Hands up any of you who, when pregnant were asked “what are you hoping for, boy or girl?”. It’s a pretty regular question and one I know I was asked myself. I mean it’s also a pretty rubbish question. If anyone asked Ben while I was pregnant, what he was hoping for, he’d always say ‘errr.. a baby’. But in reality, no matter how daft, it’s probably a question we’ve asked expectant mothers ourselves.
So, hands up who answered “I don’t care”? And keep your hand up if you added the caveat, “as long as it’s healthy”? Quite a few of you I see.
I didn’t. Well not quite. I knew, knew, knew I wanted a boy. I was actually quite petrified at the thought of having a girl. Girls are so, well, difficult. Boys, much simpler. And I wasn’t shy about telling the truth. When I found out, quite late on, we were indeed having a boy, I couldn’t have been any happier. But for all my honesty, I know I also used the caveat “as long as they’re healthy”.
What a stupid thing to say.
Was I really saying I wouldn’t love my child if they weren’t healthy? And what did I mean by healthy anyway? It’s such an broad sweeping and vague term. Did I in fact mean, “as long as they’re normal”. I’m horrified to think back to the ignorant me and wonder whether this is the case, but I think it is. I want to scream at her and say don’t be so bloody arrogant and oh by the way, you should know this right now THERE IS NO NORMAL.
So yeah, I got what I asked for. I wanted a boy. I got a boy. And boys are not simple. They are just as complex and difficult and hard work as girls. And I wanted him to be ‘healthy’ and physically he is. I mean he really is. He’s never had antibiotics in his life, not because I don’t agree with them, just he’s never needed them. He gets the occasional cold and has had D&V maybe two or three times in his life. Physically my little dude is an ox. But ‘normal’?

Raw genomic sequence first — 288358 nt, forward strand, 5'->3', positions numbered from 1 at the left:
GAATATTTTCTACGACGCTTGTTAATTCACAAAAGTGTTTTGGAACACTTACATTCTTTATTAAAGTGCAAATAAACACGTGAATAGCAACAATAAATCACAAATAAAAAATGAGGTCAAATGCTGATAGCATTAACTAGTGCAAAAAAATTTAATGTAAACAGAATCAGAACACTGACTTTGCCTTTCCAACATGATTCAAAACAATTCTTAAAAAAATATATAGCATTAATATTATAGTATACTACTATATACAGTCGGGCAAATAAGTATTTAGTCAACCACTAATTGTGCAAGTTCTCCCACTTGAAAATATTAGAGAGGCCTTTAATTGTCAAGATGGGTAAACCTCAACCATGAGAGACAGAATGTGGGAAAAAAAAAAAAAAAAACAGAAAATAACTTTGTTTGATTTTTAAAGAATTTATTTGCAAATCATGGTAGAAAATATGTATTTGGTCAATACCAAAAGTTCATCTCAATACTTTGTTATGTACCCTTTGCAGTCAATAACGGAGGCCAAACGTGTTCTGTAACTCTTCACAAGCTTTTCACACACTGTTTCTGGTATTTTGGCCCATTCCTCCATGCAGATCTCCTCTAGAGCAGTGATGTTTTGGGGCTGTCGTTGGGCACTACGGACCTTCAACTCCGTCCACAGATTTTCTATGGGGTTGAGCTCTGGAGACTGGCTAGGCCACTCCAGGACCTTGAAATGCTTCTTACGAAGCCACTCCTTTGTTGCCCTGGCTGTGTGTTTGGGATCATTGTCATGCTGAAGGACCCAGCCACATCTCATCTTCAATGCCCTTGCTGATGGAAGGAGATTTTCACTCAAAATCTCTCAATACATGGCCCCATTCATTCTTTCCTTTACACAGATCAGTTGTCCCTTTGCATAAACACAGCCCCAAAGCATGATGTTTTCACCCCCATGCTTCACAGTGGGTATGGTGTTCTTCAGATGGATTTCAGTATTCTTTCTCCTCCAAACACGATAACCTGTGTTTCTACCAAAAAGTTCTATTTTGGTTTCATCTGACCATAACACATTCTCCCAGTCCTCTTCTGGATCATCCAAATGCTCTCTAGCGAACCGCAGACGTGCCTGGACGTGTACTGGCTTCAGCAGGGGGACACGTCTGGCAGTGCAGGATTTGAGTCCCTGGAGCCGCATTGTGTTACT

Oscar’s autism is classed as a disability. I have a disabled son. This is not what I hoped for. This is not what I wanted all those years ago when I was flippantly remarking on the life of a child yet to be born. No, I think it’s fair to say, I am not in a place yet where I can see his autism as a gift or a positive in our lives. I also think it’s safe to say if I was asked if I wanted to give his autism back, I would. It’s hard. Some days too hard to explain. But if someone could have told me, when he was born, that this is who he is, would I have done anything differently? Would I have loved him any less, despite him not being the paragon of “normal child” I had held in my head for the previous nine months (and, let’s be honest, beyond)?
I didn’t want this for my son. I didn’t want autism to ever be a part of my life. But it is. And I love him no more or less than I would have done with or without it. To say you don’t care what you have as long as it’s healthy implies you will only love a child if it meets your expectations. I’m pretty sure that that’s bull shit. I’m pretty sure you’d love you child regardless. Maybe I’m wrong. Maybe that’s just me. But maybe we need to stop using such thoughtless phrases, from some kind of maternity script. Maybe we could just change the lines a little.
Q: What are you hoping to have, boy or girl?
A: My baby